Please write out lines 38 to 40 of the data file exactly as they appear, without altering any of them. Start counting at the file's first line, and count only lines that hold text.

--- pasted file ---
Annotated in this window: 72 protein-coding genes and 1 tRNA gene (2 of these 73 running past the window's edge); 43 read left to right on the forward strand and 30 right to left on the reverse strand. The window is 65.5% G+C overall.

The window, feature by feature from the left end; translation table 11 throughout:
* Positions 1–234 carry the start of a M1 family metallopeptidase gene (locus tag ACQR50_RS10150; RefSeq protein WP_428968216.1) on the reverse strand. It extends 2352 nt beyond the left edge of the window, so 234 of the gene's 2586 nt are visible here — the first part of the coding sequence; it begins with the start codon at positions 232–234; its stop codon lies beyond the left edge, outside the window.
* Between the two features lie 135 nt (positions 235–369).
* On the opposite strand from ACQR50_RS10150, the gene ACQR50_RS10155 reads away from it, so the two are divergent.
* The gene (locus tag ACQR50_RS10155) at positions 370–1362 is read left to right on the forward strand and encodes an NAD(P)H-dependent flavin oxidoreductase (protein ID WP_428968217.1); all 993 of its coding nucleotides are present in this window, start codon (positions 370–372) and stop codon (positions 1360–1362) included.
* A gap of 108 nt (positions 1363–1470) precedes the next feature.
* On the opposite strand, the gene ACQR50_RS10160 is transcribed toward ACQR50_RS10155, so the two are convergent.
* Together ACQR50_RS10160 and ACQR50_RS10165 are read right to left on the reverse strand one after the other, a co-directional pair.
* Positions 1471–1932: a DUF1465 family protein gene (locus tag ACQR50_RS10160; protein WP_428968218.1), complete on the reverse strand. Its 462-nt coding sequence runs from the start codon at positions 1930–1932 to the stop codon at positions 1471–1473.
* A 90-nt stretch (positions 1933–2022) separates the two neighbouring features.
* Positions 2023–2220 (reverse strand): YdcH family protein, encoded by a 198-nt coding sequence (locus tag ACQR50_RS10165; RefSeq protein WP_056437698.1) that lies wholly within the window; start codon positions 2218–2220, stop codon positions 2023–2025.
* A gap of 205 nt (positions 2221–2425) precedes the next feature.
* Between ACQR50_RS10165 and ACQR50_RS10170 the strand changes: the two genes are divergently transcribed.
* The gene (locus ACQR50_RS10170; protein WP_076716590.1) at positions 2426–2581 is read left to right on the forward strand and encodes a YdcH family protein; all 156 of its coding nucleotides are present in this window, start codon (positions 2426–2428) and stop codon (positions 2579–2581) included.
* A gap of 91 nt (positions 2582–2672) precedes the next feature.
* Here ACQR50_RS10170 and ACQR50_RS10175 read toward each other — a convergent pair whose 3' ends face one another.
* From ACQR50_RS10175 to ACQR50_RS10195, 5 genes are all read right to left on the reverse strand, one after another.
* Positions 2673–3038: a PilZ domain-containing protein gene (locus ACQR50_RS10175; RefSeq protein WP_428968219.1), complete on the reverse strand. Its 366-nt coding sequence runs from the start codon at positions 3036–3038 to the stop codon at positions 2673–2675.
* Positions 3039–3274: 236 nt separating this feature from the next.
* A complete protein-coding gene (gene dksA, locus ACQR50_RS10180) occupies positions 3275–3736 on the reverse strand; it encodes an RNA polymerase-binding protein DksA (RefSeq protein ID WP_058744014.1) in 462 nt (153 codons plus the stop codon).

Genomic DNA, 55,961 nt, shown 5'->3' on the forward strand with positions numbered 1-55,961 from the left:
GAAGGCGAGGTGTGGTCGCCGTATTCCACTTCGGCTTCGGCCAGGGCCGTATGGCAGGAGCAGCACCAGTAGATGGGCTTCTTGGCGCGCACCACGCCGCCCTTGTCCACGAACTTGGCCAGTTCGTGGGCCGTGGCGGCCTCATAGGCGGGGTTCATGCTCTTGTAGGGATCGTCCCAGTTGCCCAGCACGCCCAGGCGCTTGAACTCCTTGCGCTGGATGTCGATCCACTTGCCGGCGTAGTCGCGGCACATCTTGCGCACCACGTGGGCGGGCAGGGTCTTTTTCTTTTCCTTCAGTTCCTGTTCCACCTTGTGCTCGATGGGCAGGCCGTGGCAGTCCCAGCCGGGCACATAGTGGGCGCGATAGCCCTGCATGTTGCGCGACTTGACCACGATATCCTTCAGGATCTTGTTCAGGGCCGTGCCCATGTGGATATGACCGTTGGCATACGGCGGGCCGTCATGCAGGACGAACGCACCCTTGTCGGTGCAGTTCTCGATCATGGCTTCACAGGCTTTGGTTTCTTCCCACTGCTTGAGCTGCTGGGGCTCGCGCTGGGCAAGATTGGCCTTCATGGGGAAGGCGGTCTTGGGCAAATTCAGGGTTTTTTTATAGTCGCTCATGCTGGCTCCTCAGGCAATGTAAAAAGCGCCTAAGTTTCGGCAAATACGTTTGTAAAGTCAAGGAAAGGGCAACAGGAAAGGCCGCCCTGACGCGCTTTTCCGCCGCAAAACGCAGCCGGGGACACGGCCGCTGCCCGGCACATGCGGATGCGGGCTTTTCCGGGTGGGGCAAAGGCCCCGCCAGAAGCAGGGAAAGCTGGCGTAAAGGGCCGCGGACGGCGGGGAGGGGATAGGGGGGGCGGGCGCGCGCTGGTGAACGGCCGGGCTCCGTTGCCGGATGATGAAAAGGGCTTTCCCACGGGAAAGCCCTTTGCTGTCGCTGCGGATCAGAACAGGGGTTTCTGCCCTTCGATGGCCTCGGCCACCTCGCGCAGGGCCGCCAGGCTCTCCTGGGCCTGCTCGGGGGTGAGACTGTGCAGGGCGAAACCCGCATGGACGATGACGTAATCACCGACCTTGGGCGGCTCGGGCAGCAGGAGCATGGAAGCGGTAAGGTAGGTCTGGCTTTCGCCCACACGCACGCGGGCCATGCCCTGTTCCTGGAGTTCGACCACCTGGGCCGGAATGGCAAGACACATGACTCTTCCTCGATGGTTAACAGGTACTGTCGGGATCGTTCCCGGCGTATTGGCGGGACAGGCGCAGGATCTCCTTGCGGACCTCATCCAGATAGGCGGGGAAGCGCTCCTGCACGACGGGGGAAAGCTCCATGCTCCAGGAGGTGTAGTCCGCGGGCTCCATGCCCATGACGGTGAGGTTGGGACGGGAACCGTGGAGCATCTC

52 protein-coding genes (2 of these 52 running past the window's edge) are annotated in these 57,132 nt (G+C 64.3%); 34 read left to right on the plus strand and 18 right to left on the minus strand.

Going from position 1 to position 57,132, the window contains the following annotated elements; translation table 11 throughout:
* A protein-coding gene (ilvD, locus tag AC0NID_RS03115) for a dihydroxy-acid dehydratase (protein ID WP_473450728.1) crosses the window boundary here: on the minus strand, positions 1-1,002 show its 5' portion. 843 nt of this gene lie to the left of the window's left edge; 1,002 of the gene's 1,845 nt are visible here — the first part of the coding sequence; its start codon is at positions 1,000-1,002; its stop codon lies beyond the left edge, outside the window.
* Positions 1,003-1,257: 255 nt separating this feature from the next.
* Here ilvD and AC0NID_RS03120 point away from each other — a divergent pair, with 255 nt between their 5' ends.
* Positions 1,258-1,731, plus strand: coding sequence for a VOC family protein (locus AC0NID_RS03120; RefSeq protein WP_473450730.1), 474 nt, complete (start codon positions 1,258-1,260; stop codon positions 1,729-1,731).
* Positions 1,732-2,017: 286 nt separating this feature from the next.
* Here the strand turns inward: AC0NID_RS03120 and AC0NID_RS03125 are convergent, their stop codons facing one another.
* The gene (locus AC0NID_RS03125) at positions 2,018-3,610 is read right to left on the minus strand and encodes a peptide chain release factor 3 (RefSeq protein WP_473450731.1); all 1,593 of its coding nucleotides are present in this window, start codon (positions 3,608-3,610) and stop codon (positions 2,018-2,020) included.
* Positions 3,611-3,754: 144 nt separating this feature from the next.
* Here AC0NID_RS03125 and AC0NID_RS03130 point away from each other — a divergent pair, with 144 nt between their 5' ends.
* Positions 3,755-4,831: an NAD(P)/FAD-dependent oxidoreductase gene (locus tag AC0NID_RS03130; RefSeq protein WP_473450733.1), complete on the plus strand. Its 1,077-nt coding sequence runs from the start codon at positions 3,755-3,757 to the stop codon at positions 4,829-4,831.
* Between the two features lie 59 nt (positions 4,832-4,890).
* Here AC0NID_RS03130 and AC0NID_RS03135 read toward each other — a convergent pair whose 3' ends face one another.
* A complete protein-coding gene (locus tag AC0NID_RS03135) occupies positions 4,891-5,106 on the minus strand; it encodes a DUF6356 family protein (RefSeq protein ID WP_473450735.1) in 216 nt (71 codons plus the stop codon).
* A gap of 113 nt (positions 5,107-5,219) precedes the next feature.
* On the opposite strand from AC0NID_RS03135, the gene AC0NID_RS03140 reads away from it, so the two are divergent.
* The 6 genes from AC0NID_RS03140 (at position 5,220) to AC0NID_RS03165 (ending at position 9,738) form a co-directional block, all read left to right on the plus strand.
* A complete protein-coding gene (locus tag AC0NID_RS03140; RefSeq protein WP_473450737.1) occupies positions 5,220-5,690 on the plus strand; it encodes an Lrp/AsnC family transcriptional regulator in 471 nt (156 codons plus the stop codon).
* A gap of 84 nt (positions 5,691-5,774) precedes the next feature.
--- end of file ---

* A complete protein-coding gene (locus tag AC0NID_RS03135) occupies positions 4,891-5,106 on the minus strand; it encodes a DUF6356 family protein (RefSeq protein ID WP_473450735.1) in 216 nt (71 codons plus the stop codon).
* A gap of 113 nt (positions 5,107-5,219) precedes the next feature.
* On the opposite strand from AC0NID_RS03135, the gene AC0NID_RS03140 reads away from it, so the two are divergent.